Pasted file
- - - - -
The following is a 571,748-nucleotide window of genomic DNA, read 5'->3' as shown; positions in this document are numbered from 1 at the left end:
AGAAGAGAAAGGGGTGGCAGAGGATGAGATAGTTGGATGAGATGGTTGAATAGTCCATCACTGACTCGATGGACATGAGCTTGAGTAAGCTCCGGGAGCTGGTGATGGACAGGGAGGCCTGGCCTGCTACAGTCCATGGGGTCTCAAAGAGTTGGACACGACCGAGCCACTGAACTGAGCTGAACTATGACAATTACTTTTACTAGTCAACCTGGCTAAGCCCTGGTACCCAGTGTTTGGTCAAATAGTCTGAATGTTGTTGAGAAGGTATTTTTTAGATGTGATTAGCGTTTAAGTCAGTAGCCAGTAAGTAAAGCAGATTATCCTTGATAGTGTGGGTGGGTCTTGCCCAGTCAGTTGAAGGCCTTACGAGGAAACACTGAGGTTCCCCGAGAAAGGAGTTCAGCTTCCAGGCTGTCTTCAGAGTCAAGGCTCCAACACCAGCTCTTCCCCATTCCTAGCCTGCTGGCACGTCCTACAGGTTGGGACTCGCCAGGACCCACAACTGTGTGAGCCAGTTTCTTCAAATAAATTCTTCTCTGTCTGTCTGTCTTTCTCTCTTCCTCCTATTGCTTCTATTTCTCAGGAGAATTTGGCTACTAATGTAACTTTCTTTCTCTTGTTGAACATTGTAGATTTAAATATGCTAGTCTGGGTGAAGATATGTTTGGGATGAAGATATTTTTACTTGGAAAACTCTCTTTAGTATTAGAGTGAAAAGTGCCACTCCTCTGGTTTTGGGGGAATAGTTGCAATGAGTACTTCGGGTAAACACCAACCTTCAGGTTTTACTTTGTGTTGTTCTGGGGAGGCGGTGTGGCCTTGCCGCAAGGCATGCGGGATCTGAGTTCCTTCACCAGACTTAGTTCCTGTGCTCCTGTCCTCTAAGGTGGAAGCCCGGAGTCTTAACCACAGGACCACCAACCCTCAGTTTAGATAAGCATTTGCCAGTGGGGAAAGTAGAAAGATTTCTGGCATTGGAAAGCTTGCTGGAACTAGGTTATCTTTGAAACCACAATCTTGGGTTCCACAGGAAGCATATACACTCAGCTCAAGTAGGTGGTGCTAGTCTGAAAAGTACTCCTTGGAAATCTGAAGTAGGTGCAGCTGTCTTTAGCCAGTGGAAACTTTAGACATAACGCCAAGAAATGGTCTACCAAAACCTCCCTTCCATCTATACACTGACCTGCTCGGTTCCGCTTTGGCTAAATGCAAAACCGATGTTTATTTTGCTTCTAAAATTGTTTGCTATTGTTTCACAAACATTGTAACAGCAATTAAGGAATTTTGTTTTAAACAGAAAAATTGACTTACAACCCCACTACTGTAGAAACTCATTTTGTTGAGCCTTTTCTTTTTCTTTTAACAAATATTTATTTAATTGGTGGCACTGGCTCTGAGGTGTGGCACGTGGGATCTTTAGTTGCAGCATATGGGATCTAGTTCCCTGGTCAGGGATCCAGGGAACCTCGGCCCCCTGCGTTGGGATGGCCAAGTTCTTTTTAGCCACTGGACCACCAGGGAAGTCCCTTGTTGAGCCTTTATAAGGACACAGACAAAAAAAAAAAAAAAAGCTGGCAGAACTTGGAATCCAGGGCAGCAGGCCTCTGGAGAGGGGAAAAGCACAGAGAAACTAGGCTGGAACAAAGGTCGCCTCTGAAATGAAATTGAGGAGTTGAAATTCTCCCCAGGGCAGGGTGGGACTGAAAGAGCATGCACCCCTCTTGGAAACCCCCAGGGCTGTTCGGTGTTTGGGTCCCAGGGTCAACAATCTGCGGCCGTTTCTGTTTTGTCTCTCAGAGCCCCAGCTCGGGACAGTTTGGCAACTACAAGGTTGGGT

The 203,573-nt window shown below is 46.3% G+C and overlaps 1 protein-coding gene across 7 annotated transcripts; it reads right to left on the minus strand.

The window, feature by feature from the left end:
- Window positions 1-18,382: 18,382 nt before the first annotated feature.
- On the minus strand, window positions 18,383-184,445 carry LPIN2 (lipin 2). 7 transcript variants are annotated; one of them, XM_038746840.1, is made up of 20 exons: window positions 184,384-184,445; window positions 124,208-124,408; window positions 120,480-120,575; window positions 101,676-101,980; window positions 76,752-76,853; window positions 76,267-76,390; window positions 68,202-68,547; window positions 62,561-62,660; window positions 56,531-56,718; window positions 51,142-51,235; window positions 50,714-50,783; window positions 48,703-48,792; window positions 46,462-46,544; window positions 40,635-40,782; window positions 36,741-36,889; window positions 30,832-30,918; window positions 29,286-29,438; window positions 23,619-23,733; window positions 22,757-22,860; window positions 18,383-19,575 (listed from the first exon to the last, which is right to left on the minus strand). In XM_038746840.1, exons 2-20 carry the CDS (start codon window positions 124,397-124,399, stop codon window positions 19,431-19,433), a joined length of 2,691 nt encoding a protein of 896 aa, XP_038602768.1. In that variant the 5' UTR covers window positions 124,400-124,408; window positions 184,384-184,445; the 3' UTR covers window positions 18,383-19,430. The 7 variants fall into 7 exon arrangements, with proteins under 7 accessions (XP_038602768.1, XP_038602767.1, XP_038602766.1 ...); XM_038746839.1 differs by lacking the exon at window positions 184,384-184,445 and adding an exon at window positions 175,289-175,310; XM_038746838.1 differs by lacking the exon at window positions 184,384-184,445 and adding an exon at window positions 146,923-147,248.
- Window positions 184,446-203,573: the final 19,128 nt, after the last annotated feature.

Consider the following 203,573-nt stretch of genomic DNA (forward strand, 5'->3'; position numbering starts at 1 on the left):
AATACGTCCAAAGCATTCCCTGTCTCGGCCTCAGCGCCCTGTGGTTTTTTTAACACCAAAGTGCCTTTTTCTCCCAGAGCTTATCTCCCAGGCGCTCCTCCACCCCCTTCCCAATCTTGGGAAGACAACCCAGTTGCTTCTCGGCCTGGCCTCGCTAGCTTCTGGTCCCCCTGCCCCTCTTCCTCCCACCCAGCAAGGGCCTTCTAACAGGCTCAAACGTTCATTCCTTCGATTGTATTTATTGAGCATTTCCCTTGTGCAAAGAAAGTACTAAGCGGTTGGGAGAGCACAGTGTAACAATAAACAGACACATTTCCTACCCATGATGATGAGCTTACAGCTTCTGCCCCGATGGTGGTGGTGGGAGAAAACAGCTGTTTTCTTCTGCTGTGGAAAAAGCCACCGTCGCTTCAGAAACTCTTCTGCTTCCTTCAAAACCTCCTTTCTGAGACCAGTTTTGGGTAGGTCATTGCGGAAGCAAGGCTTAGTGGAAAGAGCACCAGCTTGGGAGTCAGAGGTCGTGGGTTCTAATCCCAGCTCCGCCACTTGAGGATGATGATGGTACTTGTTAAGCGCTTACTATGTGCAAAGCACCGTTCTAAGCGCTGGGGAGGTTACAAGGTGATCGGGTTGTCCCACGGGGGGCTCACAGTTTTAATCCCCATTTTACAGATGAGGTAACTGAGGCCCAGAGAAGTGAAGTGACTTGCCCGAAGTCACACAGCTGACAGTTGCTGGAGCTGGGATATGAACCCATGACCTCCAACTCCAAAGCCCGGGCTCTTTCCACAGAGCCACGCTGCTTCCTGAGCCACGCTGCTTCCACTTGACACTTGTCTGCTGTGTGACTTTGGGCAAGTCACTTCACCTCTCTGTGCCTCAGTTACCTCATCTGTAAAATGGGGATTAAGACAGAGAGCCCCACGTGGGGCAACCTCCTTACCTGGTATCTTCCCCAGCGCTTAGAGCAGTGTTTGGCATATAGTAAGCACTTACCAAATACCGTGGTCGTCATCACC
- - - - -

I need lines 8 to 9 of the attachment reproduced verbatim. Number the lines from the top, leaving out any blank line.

Consider the following 203,573-nt stretch of genomic DNA (forward strand, 5'->3'; position numbering starts at 1 on the left):
AATACGTCCAAAGCATTCCCTGTCTCGGCCTCAGCGCCCTGTGGTTTTTTTAACACCAAAGTGCCTTTTTCTCCCAGAGCTTATCTCCCAGGCGCTCCTCCACCCCCTTCCCAATCTTGGGAAGACAACCCAGTTGCTTCTCGGCCTGGCCTCGCTAGCTTCTGGTCCCCCTGCCCCTCTTCCTCCCACCCAGCAAGGGCCTTCTAACAGGCTCAAACGTTCATTCCTTCGATTGTATTTATTGAGCATTTCCCTTGTGCAAAGAAAGTACTAAGCGGTTGGGAGAGCACAGTGTAACAATAAACAGACACATTTCCTACCCATGATGATGAGCTTACAGCTTCTGCCCCGATGGTGGTGGTGGGAGAAAACAGCTGTTTTCTTCTGCTGTGGAAAAAGCCACCGTCGCTTCAGAAACTCTTCTGCTTCCTTCAAAACCTCCTTTCTGAGACCAGTTTTGGGTAGGTCATTGCGGAAGCAAGGCTTAGTGGAAAGAGCACCAGCTTGGGAGTCAGAGGTCGTGGGTTCTAATCCCAGCTCCGCCACTTGAGGATGATGATGGTACTTGTTAAGCGCTTACTATGTGCAAAGCACCGTTCTAAGCGCTGGGGAGGTTACAAGGTGATCGGGTTGTCCCACGGGGGGCTCACAGTTTTAATCCCCATTTTACAGATGAGGTAACTGAGGCCCAGAGAAGTGAAGTGACTTGCCCGAAGTCACACAGCTGACAGTTGCTGGAGCTGGGATATGAACCCATGACCTCCAACTCCAAAGCCCGGGCTCTTTCCACAGAGCCACGCTGCTTCCTGAGCCACGCTGCTTCCACTTGACACTTGTCTGCTGTGTGACTTTGGGCAAGTCACTTCACCTCTCTGTGCCTCAGTTACCTCATCTGTAAAATGGGGATTAAGACAGAGAGCCCCACGTGGGGCAACCTCCTTACCTGGTATCTTCCCCAGCGCTTAGAGCAGTGTTTGGCATATAGTAAGCACTTACCAAATACCGTGGTCGTCATCACC